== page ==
Tech Law Policy Blog Tracking the Most Important Developments and Research in Tech Law & Policy

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Friday Links 3/8/19

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[I]n an information-rich world, the wealth of information means a dearth of something else: a scarcity of whatever it is that information consumes. What information consumes is rather obvious: it consumes the attention of its recipients. Hence a wealth of information creates a poverty of attention and a need to allocate that attention efficiently among the overabundance of information sources...

Friday Links 3/1/19

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Tyler Cowen expresses skepticism about the Green New Deal and Medicare for All. But he also predicts sea changes in the regulatory burden for major tech companies over the coming years. Not exactly a Tetlockian prediction in terms of precision, but worth noting from someone of Cowen’s stature. New article about robot liability coming out soon from Bryan Casey of Stanford Law School. Love the...

Friday Links 2/22/19

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Orin Kerr on whether we should pass a “deep fakes” law.  Or, to be more precise, whether the current language of Ben Sasse’s federal “deep fakes” proposal is a good idea. New Larry Solum article on artificially intelligent systems. Excellent. New study on AI, algorithmic pricing, and collusion. The collusion that we find is typically partial – the algorithms do not converge to the monopoly...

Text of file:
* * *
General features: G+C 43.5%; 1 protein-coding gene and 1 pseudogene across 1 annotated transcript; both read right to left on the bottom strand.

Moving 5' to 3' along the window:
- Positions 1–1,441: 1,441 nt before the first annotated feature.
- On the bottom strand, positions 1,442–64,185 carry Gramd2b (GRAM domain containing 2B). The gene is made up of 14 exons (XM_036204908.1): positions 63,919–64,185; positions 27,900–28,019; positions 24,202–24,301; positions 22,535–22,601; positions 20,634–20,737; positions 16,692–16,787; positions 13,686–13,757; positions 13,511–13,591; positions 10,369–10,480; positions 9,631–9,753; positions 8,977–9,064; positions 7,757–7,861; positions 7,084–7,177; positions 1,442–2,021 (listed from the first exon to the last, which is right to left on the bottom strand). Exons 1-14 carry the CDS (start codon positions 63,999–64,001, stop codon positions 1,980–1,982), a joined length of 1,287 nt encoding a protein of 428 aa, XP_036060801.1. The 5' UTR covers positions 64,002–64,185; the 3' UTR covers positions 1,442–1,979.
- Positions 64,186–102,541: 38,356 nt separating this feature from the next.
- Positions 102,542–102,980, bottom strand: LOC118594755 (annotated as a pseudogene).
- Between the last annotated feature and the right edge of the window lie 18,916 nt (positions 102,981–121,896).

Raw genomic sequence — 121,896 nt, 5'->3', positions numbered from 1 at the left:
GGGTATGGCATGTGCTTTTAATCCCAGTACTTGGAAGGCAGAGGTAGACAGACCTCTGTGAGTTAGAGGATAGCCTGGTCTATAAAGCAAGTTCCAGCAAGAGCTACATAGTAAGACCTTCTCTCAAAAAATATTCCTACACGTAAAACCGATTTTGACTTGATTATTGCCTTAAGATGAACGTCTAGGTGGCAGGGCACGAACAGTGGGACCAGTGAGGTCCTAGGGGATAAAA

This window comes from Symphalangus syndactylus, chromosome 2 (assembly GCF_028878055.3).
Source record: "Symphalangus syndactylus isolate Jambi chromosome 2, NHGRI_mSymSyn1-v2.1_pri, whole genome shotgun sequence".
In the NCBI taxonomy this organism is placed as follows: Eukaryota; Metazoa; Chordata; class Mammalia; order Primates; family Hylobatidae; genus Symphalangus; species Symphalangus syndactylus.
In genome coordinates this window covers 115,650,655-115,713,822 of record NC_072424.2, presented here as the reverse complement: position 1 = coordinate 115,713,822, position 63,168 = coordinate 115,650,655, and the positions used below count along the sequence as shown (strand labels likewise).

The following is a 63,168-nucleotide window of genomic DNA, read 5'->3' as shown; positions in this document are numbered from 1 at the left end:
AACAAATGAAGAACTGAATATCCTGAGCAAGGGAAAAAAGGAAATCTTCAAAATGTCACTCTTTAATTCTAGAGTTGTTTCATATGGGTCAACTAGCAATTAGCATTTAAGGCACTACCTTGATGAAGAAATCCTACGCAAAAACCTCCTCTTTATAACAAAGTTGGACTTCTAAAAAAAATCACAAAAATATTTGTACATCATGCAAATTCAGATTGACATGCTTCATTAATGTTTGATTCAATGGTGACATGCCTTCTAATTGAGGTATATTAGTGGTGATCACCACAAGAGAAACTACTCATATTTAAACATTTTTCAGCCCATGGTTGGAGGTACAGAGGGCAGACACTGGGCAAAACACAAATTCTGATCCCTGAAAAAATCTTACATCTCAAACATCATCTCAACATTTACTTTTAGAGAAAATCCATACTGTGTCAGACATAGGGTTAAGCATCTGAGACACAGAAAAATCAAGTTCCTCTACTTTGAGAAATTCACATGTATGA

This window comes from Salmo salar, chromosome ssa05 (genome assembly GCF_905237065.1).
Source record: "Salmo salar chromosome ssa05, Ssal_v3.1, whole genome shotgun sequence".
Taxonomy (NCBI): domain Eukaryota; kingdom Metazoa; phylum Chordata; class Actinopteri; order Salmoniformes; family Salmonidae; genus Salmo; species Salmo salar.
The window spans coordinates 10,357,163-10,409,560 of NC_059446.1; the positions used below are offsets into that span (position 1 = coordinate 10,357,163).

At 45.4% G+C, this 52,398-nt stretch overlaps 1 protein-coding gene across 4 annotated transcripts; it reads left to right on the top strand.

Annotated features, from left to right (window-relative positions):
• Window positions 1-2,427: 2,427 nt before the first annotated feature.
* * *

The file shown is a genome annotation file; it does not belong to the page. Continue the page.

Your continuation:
Friday Links 2/15/19

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One of the many reasons I’m skeptical that self-driving cars will take over the road any time soon: Many people really don’t seem to like the idea. Smart contracts: Neither smart nor contracts, from Freedom to Tinker. Related, a new James Grimmelmann paper on the ambiguity inherent in smart contracts. This is an excellent paper, and I had a brief back-and-forth with the author on beefing up the...

Tech Law Policy Blog Tracking the Most Important Developments and Research in Tech Law & Policy

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